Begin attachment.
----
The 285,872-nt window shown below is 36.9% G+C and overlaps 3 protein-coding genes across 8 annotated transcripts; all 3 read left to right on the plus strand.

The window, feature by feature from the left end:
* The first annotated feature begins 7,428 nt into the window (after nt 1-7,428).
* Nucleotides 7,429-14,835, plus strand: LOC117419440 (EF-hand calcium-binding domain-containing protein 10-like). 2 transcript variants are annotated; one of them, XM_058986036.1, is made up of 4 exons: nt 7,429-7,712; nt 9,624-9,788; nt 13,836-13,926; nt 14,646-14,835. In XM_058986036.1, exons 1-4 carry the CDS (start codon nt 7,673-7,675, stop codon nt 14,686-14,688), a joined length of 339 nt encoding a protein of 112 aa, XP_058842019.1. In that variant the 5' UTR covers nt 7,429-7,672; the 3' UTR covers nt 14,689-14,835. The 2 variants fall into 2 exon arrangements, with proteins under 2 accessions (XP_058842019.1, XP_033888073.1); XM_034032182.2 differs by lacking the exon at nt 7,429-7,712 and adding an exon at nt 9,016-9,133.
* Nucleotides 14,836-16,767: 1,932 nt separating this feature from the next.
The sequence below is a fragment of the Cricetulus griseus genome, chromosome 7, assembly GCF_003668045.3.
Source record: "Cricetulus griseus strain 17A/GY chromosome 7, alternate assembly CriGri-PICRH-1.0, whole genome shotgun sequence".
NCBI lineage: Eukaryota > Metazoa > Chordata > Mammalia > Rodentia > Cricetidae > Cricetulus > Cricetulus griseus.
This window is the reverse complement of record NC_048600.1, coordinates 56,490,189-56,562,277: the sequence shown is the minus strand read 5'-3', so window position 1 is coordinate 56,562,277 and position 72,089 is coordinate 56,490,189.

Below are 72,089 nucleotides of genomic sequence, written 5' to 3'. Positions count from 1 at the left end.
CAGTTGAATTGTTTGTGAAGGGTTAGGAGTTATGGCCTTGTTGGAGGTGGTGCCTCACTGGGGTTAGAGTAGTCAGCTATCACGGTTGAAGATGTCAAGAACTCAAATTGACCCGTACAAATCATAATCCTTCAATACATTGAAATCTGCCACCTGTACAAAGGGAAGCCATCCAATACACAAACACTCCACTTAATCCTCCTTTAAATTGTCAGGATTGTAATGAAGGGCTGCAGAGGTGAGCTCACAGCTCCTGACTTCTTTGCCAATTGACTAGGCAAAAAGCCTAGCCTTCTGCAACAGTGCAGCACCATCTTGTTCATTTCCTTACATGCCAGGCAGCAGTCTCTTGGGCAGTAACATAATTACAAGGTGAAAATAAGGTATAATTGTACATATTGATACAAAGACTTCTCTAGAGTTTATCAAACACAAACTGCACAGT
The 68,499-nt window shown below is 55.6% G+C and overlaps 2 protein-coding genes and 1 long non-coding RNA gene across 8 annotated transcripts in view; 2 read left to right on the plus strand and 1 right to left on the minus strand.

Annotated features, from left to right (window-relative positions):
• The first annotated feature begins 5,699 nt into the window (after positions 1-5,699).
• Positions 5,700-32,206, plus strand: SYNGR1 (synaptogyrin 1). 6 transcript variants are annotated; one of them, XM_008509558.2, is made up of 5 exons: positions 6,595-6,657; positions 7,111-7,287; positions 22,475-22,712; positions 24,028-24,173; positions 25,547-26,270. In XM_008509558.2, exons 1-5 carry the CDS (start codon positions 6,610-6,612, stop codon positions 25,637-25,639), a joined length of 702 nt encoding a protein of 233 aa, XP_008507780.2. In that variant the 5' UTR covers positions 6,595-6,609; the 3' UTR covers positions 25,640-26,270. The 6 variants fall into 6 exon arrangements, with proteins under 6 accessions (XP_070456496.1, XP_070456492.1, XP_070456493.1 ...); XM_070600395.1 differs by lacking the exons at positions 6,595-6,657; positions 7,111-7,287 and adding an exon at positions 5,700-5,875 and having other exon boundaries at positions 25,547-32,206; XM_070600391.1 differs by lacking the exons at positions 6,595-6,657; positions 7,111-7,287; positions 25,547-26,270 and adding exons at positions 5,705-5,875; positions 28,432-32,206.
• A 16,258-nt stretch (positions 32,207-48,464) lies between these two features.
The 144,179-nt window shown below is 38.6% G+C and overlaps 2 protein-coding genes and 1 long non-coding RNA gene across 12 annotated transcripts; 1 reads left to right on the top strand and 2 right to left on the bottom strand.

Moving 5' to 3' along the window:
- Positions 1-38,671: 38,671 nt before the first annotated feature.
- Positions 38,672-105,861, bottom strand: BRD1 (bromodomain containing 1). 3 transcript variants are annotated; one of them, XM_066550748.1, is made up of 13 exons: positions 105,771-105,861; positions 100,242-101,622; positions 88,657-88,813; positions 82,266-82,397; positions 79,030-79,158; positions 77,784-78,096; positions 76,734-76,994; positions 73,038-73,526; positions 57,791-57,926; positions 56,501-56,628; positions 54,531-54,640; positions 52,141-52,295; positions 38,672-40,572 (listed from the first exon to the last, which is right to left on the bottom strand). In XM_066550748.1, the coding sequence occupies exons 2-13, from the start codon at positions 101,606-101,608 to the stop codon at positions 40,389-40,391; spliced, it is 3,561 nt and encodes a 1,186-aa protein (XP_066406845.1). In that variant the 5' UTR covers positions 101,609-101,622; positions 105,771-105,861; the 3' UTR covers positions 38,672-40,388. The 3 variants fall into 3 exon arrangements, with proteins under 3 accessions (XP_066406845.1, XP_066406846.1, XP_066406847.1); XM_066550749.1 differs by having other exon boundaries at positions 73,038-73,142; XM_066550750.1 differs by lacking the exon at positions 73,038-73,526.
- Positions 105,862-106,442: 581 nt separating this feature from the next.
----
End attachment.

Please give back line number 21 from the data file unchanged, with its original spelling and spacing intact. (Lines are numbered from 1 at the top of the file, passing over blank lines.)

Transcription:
- Positions 105,862-106,442: 581 nt separating this feature from the next.